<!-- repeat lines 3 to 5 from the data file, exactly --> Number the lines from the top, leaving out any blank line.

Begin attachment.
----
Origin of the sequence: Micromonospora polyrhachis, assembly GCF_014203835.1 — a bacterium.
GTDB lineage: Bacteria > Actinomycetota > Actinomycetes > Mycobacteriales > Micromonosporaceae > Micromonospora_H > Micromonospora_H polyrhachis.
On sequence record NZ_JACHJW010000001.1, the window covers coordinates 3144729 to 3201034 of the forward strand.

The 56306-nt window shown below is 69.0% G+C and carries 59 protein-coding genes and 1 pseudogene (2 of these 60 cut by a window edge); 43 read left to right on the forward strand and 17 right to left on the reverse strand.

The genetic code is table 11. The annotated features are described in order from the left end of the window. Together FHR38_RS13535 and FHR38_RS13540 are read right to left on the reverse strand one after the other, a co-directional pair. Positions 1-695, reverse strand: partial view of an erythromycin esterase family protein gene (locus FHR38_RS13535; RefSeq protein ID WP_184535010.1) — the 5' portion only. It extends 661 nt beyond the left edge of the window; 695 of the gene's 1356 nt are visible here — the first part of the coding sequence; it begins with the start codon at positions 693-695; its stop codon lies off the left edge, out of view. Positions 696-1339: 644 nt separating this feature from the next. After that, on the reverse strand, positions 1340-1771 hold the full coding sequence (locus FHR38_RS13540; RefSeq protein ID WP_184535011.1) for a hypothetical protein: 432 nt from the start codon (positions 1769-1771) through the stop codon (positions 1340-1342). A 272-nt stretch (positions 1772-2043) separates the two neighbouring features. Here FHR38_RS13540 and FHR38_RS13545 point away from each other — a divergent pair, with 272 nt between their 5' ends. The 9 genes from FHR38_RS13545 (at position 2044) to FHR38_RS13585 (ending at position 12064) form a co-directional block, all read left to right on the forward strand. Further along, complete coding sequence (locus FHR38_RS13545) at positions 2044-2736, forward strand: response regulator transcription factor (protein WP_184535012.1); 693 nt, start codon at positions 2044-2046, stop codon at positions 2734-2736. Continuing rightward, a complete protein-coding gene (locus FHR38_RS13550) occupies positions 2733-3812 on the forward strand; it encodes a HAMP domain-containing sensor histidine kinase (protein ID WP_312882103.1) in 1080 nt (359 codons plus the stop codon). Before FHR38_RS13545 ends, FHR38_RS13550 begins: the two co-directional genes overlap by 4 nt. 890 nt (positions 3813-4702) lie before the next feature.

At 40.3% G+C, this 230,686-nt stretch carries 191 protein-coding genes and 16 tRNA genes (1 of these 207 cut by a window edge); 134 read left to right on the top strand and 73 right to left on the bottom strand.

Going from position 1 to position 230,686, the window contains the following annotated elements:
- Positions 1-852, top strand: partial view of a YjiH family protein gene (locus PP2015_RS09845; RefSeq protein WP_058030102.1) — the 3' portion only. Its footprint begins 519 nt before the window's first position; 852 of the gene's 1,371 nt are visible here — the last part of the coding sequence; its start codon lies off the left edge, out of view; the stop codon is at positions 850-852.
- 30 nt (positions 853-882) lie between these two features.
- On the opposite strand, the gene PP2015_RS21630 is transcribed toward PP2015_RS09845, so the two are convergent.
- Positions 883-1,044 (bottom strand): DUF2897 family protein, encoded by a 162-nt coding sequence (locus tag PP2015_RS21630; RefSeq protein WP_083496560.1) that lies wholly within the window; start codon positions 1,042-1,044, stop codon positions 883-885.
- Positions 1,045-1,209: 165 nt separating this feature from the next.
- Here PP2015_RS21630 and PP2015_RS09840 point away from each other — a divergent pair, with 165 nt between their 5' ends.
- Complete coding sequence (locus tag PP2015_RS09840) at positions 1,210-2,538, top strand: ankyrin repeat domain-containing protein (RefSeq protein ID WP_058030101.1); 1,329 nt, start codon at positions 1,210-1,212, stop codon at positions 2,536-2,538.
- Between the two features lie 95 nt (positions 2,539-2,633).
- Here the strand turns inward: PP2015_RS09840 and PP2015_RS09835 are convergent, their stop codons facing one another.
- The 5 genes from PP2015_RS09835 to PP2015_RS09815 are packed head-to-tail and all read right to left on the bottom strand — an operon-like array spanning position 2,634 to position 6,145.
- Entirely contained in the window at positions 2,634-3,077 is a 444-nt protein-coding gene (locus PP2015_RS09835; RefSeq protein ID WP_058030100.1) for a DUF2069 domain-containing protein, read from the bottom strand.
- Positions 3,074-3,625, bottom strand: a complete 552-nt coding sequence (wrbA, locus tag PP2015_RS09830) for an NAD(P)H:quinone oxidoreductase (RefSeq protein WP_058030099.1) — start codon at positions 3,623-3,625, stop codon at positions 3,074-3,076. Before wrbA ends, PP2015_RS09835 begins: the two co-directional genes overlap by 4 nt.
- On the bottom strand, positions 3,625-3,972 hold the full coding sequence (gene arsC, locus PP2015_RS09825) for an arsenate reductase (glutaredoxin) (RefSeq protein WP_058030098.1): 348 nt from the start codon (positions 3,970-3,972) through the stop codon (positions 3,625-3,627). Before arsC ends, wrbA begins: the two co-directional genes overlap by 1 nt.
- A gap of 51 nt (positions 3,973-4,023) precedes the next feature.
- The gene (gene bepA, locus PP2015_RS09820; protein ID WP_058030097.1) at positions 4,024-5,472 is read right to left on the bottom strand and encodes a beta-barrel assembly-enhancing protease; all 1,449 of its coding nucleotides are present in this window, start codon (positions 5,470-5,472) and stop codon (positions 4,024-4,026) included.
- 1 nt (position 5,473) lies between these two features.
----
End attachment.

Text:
On sequence record NZ_JACHJW010000001.1, the window covers coordinates 3144729 to 3201034 of the forward strand.

The 56306-nt window shown below is 69.0% G+C and carries 59 protein-coding genes and 1 pseudogene (2 of these 60 cut by a window edge); 43 read left to right on the forward strand and 17 right to left on the reverse strand.

The genetic code is table 11. The annotated features are described in order from the left end of the window. Together FHR38_RS13535 and FHR38_RS13540 are read right to left on the reverse strand one after the other, a co-directional pair. Positions 1-695, reverse strand: partial view of an erythromycin esterase family protein gene (locus FHR38_RS13535; RefSeq protein ID WP_184535010.1) — the 5' portion only. It extends 661 nt beyond the left edge of the window; 695 of the gene's 1356 nt are visible here — the first part of the coding sequence; it begins with the start codon at positions 693-695; its stop codon lies off the left edge, out of view. Positions 696-1339: 644 nt separating this feature from the next. After that, on the reverse strand, positions 1340-1771 hold the full coding sequence (locus FHR38_RS13540; RefSeq protein ID WP_184535011.1) for a hypothetical protein: 432 nt from the start codon (positions 1769-1771) through the stop codon (positions 1340-1342). A 272-nt stretch (positions 1772-2043) separates the two neighbouring features. Here FHR38_RS13540 and FHR38_RS13545 point away from each other — a divergent pair, with 272 nt between their 5' ends. The 9 genes from FHR38_RS13545 (at position 2044) to FHR38_RS13585 (ending at position 12064) form a co-directional block, all read left to right on the forward strand. Further along, complete coding sequence (locus FHR38_RS13545) at positions 2044-2736, forward strand: response regulator transcription factor (protein WP_184535012.1); 693 nt, start codon at positions 2044-2046, stop codon at positions 2734-2736. Continuing rightward, a complete protein-coding gene (locus FHR38_RS13550) occupies positions 2733-3812 on the forward strand; it encodes a HAMP domain-containing sensor histidine kinase (protein ID WP_312882103.1) in 1080 nt (359 codons plus the stop codon). Before FHR38_RS13545 ends, FHR38_RS13550 begins: the two co-directional genes overlap by 4 nt. 890 nt (positions 3813-4702) lie before the next feature.